Depression in patients with diabetes doubled their risk for developing dementia, data showed.
Study researcher Wayne Katon, MD, of the University of Washington School of Medicine, told Healio.com that health care providers are actively trying to address depression in this patient population.
“Health care systems are developing health services interventions to improve screening and quality of treatment for depression in patients with chronic medical illnesses such as diabetes,” Katon said.
Katon and colleagues analyzed data collected on 19,239 patients aged 30 to 75 years with type 2 diabetes. The patients were part of the Kaiser Permanente Northern California Diabetes Registry, a multiethnic cohort of insured patients with diabetes.
Clinically significant symptoms of depression were determined using DSM-IV criteria, and incident cases of clinically recognized dementia were identified based on the presence of one or more ICD-9-CM codes of uncomplicated senile dementia. Patients with evidence of one or more dementia diagnoses prior to baseline were excluded from the study. The researchers estimated the association between depression and incident dementia diagnosis in years 3 through 5 of follow up.
During the 3- to 5-year period, 2.1% of patients with comorbid depression and diabetes (incidence rate of 5.5 per 1,000 person-years), compared with 1% of patients with diabetes alone (incidence rate of 2.6 per 1,000 person-years), had one or more ICD-9-CM diagnoses of dementia. Patients with comorbid depression had a 100% increased risk of dementia during the 3 to 5 years after baseline (AHR=2.02; 95% CI, 1.73-2.35).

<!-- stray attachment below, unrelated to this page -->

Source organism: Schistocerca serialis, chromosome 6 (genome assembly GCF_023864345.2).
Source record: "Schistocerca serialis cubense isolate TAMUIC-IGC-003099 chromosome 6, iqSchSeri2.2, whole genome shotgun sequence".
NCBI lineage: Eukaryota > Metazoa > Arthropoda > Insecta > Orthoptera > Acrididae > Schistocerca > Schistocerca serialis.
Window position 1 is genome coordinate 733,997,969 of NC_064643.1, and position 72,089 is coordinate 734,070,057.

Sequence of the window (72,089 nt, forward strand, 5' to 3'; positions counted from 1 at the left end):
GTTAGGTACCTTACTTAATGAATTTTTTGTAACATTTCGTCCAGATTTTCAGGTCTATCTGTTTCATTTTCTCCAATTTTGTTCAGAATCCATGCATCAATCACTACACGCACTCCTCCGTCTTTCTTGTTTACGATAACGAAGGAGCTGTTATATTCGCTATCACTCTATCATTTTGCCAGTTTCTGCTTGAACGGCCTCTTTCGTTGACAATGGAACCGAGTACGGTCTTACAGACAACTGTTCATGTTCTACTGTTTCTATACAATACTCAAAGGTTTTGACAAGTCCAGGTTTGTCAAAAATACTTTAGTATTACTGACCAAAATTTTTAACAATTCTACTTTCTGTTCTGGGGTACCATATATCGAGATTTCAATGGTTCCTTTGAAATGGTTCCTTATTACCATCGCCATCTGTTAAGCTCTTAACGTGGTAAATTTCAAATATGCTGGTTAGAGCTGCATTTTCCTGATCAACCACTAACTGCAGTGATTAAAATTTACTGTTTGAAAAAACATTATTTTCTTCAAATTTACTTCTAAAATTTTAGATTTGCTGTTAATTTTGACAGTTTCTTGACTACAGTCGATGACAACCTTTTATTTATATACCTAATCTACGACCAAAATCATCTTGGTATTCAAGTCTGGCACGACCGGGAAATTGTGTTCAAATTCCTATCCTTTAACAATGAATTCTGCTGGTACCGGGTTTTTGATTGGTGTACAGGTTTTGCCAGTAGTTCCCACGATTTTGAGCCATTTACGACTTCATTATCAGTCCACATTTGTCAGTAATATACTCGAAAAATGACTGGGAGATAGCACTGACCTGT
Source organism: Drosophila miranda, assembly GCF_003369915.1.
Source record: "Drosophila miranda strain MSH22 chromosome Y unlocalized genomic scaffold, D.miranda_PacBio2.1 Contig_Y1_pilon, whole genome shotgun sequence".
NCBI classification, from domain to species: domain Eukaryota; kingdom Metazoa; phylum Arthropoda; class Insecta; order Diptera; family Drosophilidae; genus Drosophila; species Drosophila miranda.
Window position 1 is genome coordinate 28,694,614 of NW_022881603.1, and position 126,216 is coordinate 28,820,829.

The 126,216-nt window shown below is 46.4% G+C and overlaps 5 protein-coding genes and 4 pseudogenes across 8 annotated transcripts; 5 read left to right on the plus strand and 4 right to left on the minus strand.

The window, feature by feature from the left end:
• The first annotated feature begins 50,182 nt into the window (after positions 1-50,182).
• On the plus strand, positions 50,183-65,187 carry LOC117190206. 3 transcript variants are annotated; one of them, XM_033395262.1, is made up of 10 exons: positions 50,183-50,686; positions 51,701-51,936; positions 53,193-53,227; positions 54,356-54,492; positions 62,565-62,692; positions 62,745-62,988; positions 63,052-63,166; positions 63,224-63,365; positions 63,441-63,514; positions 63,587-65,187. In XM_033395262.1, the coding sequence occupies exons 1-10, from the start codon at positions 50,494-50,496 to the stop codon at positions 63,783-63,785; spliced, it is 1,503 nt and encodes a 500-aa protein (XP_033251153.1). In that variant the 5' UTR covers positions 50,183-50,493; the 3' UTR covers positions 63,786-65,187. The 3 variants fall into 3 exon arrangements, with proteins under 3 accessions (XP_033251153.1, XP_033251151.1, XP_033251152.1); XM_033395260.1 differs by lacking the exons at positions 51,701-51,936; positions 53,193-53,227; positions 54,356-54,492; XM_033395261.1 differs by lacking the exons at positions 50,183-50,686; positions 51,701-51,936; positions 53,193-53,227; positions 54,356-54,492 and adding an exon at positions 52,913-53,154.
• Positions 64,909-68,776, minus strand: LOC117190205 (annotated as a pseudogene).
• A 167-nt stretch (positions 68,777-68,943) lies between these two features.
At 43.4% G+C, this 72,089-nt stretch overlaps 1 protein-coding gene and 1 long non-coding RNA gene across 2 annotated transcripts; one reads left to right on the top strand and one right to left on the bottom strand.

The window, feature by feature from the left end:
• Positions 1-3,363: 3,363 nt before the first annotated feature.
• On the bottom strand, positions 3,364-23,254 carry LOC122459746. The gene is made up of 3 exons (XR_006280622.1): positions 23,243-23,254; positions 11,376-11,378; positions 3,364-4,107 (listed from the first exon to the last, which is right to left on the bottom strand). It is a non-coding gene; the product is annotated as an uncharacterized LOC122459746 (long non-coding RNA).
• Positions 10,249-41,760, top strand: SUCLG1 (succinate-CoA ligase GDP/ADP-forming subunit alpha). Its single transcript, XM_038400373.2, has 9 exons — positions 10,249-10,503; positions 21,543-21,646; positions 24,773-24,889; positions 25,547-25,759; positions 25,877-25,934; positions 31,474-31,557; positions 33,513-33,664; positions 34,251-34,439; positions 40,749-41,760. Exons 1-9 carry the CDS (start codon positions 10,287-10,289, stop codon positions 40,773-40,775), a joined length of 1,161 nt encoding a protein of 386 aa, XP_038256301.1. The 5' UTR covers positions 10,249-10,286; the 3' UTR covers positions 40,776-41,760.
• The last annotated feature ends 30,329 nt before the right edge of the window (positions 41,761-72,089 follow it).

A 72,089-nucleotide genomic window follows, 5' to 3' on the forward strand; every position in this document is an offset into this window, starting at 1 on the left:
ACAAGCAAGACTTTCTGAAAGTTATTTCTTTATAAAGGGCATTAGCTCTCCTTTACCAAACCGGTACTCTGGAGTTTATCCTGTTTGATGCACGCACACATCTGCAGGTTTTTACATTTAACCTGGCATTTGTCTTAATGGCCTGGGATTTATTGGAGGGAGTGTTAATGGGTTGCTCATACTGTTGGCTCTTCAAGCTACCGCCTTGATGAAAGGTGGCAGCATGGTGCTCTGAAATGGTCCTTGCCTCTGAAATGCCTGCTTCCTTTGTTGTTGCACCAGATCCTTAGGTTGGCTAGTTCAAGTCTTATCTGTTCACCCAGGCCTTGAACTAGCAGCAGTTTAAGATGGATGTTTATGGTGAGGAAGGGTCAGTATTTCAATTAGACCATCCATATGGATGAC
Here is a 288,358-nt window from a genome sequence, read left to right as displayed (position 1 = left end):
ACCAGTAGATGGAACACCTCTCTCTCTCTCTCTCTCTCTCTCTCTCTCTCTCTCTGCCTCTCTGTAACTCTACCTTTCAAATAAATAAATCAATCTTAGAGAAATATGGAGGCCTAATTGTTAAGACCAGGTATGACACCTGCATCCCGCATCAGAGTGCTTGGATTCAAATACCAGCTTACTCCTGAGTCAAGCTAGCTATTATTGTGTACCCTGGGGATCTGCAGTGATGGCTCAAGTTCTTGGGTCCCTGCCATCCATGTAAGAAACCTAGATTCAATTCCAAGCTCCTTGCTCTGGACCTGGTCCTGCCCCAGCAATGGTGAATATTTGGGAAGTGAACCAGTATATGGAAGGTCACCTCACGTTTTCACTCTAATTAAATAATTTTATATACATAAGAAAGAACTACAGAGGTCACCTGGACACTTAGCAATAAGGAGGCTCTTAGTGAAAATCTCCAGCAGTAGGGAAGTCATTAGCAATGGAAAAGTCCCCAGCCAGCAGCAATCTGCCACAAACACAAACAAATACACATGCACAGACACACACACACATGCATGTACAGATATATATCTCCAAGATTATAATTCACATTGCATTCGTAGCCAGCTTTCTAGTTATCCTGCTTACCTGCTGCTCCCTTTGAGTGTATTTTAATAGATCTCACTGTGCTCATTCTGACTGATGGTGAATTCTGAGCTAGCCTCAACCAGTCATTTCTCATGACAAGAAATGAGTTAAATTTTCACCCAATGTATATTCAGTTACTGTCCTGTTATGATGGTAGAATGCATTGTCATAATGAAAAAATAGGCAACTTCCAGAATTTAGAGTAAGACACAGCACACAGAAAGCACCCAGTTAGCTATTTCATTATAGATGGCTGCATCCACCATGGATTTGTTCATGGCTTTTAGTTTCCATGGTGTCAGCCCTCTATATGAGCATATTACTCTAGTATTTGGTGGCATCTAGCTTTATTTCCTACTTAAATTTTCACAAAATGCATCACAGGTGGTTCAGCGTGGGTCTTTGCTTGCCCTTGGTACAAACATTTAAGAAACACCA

Patients who took insulin, with or without oral hypoglycemic treatment, had a substantially lower risk of dementia associated with depression (HR=1.59; 95% CI, 1.17-2.18), compared with patients not treated with insulin (HR=2.82; 95% CI, 2.33-3.42).
Results also showed that patients aged younger than 65 years had a substantially higher risk for dementia associated with depression (HR=4.42; 95% CI, 3.11-6.29), compared with patients aged more than 65 years (HR=2.01; 95% CI, 1.65-2.45). The researchers said this finding is troubling from a public health and cost perspective. “The temporal patterning underscores the importance of developing early interventions to potentially reduce the incidence of dementia,” they wrote.
There are a number of biologic mechanisms that could link depression with dementia, according to the researchers.
“Depression severity has been associated with a higher risk of biologic abnormalities such as hypothalamic-pituitary axis dysfunction,” they wrote. “Dysregulation of the hypothalamic-pituitary axis associated with depression has been linked to higher glucocorticoid production and impaired negative feedback. Dysregulation of cortisol may damage brain areas involved in cognition such as the hypothalamus as well as decrease neurogenesis in key brain areas.”
For more information on programs targeting depression in patients with chronic illnesses like diabetes, visit www.teamcarehealth.org.
Disclosure: Dr. Katon’s relevant financial activities outside of the study include board membership for Eli Lilly and Wyeth and honoraria for lectures for Eli Lilly, Wyeth, Pfizer and Forest.